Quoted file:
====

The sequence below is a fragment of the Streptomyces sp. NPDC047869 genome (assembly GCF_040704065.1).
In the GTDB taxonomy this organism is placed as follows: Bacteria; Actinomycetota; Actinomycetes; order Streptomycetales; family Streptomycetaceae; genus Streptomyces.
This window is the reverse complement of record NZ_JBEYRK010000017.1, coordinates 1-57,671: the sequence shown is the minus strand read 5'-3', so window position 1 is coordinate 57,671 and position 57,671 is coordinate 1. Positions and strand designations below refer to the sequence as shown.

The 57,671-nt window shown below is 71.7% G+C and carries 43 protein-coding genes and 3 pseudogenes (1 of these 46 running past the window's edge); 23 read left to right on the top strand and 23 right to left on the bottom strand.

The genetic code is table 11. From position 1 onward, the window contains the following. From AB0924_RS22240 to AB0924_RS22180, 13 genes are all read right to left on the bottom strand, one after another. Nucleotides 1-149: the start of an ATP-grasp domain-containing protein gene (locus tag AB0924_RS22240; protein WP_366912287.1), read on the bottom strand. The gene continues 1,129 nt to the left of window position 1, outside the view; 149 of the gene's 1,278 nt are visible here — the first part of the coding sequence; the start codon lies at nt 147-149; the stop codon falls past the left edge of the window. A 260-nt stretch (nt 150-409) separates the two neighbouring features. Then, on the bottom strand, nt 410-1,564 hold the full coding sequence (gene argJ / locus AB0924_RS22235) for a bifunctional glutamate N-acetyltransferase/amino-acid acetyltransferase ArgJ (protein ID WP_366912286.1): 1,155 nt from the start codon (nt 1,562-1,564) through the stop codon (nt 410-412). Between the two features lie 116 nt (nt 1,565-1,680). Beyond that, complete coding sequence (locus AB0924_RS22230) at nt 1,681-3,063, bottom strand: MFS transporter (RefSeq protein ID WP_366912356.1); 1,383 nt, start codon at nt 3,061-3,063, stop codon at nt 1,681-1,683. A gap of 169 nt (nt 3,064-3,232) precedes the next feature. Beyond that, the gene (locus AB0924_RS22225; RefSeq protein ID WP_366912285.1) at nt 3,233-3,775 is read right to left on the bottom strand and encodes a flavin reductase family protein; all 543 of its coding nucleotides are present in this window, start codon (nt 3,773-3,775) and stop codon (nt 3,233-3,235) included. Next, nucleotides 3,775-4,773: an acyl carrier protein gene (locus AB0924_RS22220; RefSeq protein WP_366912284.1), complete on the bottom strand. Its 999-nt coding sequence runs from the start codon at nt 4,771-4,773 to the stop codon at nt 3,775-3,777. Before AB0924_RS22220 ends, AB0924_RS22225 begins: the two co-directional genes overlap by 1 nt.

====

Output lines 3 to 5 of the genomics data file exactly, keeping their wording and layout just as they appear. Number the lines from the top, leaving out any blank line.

This window is the reverse complement of record NZ_JBEYRK010000017.1, coordinates 1-57,671: the sequence shown is the minus strand read 5'-3', so window position 1 is coordinate 57,671 and position 57,671 is coordinate 1. Positions and strand designations below refer to the sequence as shown.

The 57,671-nt window shown below is 71.7% G+C and carries 43 protein-coding genes and 3 pseudogenes (1 of these 46 running past the window's edge); 23 read left to right on the top strand and 23 right to left on the bottom strand.

The genetic code is table 11. From position 1 onward, the window contains the following. From AB0924_RS22240 to AB0924_RS22180, 13 genes are all read right to left on the bottom strand, one after another. Nucleotides 1-149: the start of an ATP-grasp domain-containing protein gene (locus tag AB0924_RS22240; protein WP_366912287.1), read on the bottom strand. The gene continues 1,129 nt to the left of window position 1, outside the view; 149 of the gene's 1,278 nt are visible here — the first part of the coding sequence; the start codon lies at nt 147-149; the stop codon falls past the left edge of the window. A 260-nt stretch (nt 150-409) separates the two neighbouring features. Then, on the bottom strand, nt 410-1,564 hold the full coding sequence (gene argJ / locus AB0924_RS22235) for a bifunctional glutamate N-acetyltransferase/amino-acid acetyltransferase ArgJ (protein ID WP_366912286.1): 1,155 nt from the start codon (nt 1,562-1,564) through the stop codon (nt 410-412). Between the two features lie 116 nt (nt 1,565-1,680). Beyond that, complete coding sequence (locus AB0924_RS22230) at nt 1,681-3,063, bottom strand: MFS transporter (RefSeq protein ID WP_366912356.1); 1,383 nt, start codon at nt 3,061-3,063, stop codon at nt 1,681-1,683. A gap of 169 nt (nt 3,064-3,232) precedes the next feature. Beyond that, the gene (locus AB0924_RS22225; RefSeq protein ID WP_366912285.1) at nt 3,233-3,775 is read right to left on the bottom strand and encodes a flavin reductase family protein; all 543 of its coding nucleotides are present in this window, start codon (nt 3,773-3,775) and stop codon (nt 3,233-3,235) included. Next, nucleotides 3,775-4,773: an acyl carrier protein gene (locus AB0924_RS22220; RefSeq protein WP_366912284.1), complete on the bottom strand. Its 999-nt coding sequence runs from the start codon at nt 4,771-4,773 to the stop codon at nt 3,775-3,777. Before AB0924_RS22220 ends, AB0924_RS22225 begins: the two co-directional genes overlap by 1 nt.